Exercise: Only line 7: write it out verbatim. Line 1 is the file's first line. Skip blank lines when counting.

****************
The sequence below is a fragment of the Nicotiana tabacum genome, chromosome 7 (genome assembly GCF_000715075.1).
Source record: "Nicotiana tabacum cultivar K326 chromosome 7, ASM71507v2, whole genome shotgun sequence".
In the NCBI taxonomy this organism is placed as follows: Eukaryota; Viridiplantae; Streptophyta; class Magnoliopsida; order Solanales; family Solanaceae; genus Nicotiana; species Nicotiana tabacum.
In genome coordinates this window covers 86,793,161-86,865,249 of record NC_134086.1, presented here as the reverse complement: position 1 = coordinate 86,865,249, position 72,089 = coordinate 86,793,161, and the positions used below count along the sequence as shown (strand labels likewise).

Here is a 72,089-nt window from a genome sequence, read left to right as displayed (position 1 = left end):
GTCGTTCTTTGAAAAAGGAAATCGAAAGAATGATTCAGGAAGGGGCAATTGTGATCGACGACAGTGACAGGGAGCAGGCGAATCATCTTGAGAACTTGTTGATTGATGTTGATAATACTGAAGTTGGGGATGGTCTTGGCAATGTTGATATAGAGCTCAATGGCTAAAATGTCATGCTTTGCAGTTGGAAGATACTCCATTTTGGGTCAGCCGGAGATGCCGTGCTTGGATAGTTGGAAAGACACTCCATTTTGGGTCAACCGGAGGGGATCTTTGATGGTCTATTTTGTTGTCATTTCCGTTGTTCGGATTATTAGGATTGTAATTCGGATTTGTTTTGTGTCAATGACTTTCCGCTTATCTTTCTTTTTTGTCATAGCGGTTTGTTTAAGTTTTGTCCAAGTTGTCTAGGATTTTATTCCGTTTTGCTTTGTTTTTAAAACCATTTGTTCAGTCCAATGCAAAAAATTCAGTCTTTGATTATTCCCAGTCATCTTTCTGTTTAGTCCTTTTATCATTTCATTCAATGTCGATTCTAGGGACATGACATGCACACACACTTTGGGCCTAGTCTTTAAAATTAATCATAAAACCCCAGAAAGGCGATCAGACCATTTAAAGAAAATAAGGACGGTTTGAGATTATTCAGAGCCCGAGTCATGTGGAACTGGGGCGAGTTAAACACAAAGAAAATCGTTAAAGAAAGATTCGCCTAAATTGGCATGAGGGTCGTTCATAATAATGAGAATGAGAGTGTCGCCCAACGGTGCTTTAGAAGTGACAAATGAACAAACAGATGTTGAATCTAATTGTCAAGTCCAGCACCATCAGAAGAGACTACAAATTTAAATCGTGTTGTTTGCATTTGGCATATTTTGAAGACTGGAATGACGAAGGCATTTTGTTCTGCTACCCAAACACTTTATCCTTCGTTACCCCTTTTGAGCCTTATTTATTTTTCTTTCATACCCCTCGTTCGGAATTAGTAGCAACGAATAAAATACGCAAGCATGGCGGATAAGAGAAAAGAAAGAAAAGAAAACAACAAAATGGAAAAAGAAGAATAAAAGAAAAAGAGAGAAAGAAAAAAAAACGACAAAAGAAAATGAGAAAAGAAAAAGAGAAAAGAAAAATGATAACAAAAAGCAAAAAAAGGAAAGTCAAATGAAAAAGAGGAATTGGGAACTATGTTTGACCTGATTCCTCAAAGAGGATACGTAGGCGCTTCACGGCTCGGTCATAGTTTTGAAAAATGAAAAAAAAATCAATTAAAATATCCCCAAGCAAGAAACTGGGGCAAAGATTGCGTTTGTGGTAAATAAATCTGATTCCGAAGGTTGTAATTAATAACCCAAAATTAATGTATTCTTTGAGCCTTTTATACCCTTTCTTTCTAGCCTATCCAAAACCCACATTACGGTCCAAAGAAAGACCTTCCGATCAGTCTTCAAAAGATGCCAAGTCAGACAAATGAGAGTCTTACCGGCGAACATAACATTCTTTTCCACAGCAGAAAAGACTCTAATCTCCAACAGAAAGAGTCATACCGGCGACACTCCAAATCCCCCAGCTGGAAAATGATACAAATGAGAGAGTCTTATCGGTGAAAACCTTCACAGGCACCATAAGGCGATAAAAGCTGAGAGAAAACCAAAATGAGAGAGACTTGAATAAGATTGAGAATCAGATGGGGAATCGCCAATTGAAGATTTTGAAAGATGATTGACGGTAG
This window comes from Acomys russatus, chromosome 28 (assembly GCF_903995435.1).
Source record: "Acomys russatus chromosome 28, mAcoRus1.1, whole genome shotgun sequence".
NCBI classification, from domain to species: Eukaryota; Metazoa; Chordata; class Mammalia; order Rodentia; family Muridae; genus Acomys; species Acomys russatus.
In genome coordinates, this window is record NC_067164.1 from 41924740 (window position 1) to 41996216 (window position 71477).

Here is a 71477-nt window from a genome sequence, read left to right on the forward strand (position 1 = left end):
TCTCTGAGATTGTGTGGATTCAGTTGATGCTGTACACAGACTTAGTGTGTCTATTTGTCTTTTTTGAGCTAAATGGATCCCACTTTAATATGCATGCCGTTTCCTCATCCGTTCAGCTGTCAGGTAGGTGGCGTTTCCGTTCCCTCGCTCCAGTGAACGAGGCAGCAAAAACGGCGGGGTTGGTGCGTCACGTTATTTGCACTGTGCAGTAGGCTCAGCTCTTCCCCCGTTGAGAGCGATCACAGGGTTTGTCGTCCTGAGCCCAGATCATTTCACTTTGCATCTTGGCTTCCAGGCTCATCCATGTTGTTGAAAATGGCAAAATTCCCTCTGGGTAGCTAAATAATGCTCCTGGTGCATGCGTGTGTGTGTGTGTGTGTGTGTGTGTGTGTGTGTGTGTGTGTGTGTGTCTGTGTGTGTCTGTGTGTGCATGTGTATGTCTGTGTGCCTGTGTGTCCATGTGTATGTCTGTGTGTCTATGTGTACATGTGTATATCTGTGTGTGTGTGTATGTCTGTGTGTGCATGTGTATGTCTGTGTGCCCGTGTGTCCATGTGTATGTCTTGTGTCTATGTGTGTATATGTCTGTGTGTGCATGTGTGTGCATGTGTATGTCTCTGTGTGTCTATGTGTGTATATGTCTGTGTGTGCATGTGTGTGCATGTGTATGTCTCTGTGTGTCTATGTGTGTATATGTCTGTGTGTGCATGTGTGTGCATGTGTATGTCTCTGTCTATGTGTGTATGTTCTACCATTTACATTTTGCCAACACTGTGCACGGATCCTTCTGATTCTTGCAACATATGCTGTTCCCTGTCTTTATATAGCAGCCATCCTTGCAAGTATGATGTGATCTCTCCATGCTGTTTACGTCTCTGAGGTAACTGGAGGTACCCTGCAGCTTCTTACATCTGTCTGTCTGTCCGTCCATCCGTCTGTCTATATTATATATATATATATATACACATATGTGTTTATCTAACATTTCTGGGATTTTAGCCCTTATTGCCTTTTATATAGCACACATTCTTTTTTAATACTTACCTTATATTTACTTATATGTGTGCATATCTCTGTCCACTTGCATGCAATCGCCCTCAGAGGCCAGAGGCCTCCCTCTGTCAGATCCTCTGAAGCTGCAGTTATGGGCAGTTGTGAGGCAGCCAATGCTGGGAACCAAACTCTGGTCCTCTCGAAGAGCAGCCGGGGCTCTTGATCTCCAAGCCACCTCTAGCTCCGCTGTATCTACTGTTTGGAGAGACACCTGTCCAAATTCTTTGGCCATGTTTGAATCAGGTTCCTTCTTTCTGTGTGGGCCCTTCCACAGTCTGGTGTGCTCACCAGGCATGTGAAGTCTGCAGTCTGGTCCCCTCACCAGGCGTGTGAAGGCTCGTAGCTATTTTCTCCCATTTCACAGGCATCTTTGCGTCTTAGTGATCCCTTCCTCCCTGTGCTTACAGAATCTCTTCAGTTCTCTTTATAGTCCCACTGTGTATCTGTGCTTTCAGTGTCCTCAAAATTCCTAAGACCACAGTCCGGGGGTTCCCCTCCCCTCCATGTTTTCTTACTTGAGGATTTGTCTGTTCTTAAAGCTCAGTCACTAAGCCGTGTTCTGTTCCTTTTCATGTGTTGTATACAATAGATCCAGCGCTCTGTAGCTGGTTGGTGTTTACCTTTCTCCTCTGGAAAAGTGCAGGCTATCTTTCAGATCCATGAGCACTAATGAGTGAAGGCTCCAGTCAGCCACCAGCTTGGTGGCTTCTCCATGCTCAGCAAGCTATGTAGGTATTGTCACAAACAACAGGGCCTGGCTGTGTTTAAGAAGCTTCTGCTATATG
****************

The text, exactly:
This window comes from Acomys russatus, chromosome 28 (assembly GCF_903995435.1).